Internet Sales Tax Scheme the Easy Choice For Worst Internet Legislation

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When we meet twice a year to put together the Internet Advocates’ Watchlist for Ugly Laws (iAWFUL), we’re looking at two key factors: the relative awfulness of the bill or law and it’s likelihood of taking effect.  It’s rare that one measure tops both categories, but for the August 2014 list, the choosing the worst of the worst was morbidly simple.

The ironically titled Marketplace Fairness Act (MFA) has been a fixture on the iAWFUL since we first introduced the list – thanks to the unique burdens it seeks to impose on Internet sellers and customers.  But as bad as MFA is, the awfulness of the bill has always been tempered by our confidence that right-thinking lawmakers wouldn’t allow it to pass in its current, fatally flawed form.  Read more

Internet Sales Tax Winners and Losers

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Last week, the National Bureau of Economic Research released a report that identifies the real winners of a new online sales tax regime. To the surprise of no one, the study found that small businesses struggling on MainStreet should not expect the taxman to be their savior.

Everyone likes and roots for small entrepreneurs. We know the people in our community who run local retail and we respect what they do. Their efforts are felt and admired on a daily basis. That is why the generic idea of supporting Main Street is so powerful.

But, in the case of online taxation, we now have proof that Main Street won’t see a boost in sales if the Marketplace Fairness Act (MFA) is passed. Read more

Spring 2014 iAWFUL List – Consumers in the Crosshairs

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Twice a year, the team releases an updated iAWFUL list. The list provides a concise collection of both active and proposed legislation that would present a significant non-market barrier to Internet commerce.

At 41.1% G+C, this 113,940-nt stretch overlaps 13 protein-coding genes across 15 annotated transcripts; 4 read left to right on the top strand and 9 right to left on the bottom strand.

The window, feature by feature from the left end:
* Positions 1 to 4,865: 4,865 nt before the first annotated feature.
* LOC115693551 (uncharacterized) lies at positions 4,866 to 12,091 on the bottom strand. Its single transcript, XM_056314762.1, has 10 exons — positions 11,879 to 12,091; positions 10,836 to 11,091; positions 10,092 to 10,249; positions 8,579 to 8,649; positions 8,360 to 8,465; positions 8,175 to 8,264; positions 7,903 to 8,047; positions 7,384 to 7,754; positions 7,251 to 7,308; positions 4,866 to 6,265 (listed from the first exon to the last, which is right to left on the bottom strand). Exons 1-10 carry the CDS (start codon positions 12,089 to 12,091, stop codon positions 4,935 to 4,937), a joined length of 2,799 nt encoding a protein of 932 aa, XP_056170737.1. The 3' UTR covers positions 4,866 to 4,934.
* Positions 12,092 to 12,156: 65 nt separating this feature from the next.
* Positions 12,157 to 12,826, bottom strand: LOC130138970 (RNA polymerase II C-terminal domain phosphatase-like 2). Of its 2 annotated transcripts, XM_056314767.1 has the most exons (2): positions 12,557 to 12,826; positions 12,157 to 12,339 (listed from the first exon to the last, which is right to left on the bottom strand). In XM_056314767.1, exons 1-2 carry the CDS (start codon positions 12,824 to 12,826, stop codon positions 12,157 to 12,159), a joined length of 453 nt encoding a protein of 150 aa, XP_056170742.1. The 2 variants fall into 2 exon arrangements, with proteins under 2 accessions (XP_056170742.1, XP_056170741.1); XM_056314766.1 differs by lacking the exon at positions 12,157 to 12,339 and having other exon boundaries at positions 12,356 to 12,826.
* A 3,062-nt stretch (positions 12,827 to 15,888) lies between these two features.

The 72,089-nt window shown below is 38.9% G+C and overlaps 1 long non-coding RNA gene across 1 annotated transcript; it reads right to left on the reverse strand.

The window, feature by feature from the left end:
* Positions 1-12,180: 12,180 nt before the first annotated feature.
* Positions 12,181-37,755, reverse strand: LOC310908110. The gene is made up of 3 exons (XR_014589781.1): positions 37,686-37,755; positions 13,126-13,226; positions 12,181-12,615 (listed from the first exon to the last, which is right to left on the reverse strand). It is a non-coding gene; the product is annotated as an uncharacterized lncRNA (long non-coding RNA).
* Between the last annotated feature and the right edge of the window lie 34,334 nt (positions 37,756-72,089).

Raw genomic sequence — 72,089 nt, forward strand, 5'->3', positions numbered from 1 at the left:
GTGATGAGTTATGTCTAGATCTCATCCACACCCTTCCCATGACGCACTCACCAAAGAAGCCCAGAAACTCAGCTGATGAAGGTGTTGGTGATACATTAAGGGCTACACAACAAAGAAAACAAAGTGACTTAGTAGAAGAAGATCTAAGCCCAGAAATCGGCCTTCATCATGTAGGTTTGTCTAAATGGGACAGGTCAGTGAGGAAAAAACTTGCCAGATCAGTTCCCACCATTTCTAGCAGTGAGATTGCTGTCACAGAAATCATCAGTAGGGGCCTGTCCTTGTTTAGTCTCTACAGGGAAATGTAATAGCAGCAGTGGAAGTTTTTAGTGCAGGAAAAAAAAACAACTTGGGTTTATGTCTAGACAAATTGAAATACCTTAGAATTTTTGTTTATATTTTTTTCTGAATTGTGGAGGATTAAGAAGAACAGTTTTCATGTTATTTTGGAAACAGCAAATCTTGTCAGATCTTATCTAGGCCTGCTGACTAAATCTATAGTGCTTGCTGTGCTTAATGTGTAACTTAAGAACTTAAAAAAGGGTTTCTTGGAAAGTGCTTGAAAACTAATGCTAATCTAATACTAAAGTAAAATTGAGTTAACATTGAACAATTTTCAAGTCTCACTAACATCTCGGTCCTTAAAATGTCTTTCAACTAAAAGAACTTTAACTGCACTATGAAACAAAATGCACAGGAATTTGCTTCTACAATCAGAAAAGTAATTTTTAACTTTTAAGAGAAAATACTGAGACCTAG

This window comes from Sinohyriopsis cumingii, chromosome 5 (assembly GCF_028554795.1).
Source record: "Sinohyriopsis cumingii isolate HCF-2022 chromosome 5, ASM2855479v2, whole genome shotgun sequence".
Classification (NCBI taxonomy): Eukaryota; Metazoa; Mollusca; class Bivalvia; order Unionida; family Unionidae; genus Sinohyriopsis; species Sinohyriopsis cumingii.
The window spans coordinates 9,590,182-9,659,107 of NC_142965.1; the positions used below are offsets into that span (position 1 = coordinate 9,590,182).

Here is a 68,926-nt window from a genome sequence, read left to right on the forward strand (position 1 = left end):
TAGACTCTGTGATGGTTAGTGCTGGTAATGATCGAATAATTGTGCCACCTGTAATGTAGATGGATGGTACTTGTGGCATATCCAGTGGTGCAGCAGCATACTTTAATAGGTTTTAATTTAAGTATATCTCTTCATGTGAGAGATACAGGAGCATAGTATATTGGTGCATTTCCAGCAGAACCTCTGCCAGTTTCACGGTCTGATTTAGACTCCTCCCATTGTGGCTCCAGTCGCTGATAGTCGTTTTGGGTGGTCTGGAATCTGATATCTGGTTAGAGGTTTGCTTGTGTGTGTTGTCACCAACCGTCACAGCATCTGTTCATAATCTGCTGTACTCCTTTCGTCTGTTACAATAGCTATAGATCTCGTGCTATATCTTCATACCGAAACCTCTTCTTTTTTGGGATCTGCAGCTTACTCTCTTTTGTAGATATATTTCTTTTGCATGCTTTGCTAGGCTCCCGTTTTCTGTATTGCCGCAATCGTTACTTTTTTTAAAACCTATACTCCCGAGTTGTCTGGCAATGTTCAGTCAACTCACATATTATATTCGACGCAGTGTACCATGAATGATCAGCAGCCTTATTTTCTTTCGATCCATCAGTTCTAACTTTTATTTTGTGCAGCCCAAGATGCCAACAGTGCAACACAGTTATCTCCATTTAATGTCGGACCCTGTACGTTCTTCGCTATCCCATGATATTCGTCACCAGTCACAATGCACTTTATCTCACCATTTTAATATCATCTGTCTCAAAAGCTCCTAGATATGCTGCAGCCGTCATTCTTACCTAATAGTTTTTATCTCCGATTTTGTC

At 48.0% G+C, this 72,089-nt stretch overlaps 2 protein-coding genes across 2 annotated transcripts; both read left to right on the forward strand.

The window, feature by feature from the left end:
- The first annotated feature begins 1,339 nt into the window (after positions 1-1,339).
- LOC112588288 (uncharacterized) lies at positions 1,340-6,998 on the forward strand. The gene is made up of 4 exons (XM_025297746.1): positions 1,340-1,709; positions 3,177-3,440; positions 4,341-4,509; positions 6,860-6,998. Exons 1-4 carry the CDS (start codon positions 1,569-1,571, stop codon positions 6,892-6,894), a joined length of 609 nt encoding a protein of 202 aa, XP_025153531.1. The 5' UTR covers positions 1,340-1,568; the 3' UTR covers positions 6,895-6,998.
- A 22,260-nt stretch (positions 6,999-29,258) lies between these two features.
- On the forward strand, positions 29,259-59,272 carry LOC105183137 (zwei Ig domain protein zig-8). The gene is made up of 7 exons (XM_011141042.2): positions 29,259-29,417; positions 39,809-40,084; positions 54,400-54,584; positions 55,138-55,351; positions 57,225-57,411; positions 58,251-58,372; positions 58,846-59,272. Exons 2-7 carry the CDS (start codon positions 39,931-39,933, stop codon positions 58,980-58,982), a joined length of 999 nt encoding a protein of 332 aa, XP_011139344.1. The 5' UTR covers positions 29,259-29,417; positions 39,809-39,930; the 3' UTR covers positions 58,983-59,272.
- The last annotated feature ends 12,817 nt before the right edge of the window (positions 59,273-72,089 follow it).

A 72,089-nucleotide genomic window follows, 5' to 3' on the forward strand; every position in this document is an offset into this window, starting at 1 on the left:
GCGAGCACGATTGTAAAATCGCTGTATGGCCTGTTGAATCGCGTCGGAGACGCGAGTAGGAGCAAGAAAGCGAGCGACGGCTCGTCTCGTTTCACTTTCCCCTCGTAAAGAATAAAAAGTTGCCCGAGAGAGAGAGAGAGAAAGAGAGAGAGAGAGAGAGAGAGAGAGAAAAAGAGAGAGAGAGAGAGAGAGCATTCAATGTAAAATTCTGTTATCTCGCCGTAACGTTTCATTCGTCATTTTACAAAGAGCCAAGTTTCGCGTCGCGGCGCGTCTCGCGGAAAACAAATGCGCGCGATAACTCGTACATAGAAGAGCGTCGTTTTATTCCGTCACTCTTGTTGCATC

This year’s list is full of legislative efforts run amok. As legislators and regulators fall over themselves in a race to regulate Internet services, many are doing more harm than good. In many cases unfamiliarity with technology or misinformation is driving action.

Data breaches and privacy concerns have whipped elected officials into action, but as the 2014 iAWFUL list finds, elected officials are making things worse. Read more

Changing the Conversation about Fairness in Internet Taxation

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Earlier today we had the opportunity to present members of Congress with a workable alternative to the unfair and unconstitutional Internet sales tax measure that was rammed through the Senate last year. Other witnesses were given the same opportunity, so it’s a shame they didn’t make the most of it.

Last year, the House Judiciary Committee, led by Chairman Goodlatte, took on the daunting challenge of trying to repair the Marketplace Fairness Act (MFA), a broken bill that emerged from the broken process of the US Senate, who failed to hold a single hearing and then blocked all floor amendments.

The House Judiciary committee’s first response to this challenge was to publish principles to guide any effort to overturn today’s standard, where every business must pay sales tax for any state where it has a physical presence.    The good news is that these principles were sensible, smart and workable. The bad news is that the bill passed by the Senate violated every single one of them. Read more

Cyber Monday Success Argues Against Radical New Internet Tax

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Cyber Monday 2013 was an unprecedented success for everyone involved  – including state tax collectors.  So why are we still arguing about new Internet tax schemes?

According to most estimates, Cyber Monday sales were up nearly 20 percent from 2012, a jump made even more impressive by the otherwise plodding pace of our economic recovery.

For consumers, Cyber Monday was an opportunity to get great deals, away from the massive – and sometimes dangerous crowds at the stores on Black Friday. For online retailers, it was the biggest sales day of the year.  And for tax collectors, Cyber Monday was a massive infusion of cash. Read more

New Report Proves “Free” Internet Sales Tax Software Is Still Going to Cost Businesses

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As the issue of Internet sales tax heats up in Congress, there has been much speculation about the costs that online and catalog retailers will face in integrating so-called “free” software under the Marketplace Fairness Act.

The notion that free software, from providers like Avalara and others, will keep costs low for businesses is untrue and ignores the significant costs of integrating and running “free” software. Read more